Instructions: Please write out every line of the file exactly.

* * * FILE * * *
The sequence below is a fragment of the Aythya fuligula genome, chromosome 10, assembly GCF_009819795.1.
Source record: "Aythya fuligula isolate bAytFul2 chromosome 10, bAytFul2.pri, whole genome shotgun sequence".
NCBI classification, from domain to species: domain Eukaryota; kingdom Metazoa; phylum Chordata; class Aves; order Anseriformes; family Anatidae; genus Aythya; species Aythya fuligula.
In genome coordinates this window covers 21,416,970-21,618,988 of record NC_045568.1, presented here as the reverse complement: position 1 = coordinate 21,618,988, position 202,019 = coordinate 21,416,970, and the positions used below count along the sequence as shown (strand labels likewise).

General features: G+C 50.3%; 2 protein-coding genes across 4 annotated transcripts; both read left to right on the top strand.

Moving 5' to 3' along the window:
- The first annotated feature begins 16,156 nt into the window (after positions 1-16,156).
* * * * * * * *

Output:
The sequence below is a fragment of the Aythya fuligula genome, chromosome 10, assembly GCF_009819795.1.
Source record: "Aythya fuligula isolate bAytFul2 chromosome 10, bAytFul2.pri, whole genome shotgun sequence".
NCBI classification, from domain to species: domain Eukaryota; kingdom Metazoa; phylum Chordata; class Aves; order Anseriformes; family Anatidae; genus Aythya; species Aythya fuligula.
In genome coordinates this window covers 21,416,970-21,618,988 of record NC_045568.1, presented here as the reverse complement: position 1 = coordinate 21,618,988, position 202,019 = coordinate 21,416,970, and the positions used below count along the sequence as shown (strand labels likewise).

General features: G+C 50.3%; 2 protein-coding genes across 4 annotated transcripts; both read left to right on the top strand.

Moving 5' to 3' along the window:
- The first annotated feature begins 16,156 nt into the window (after positions 1-16,156).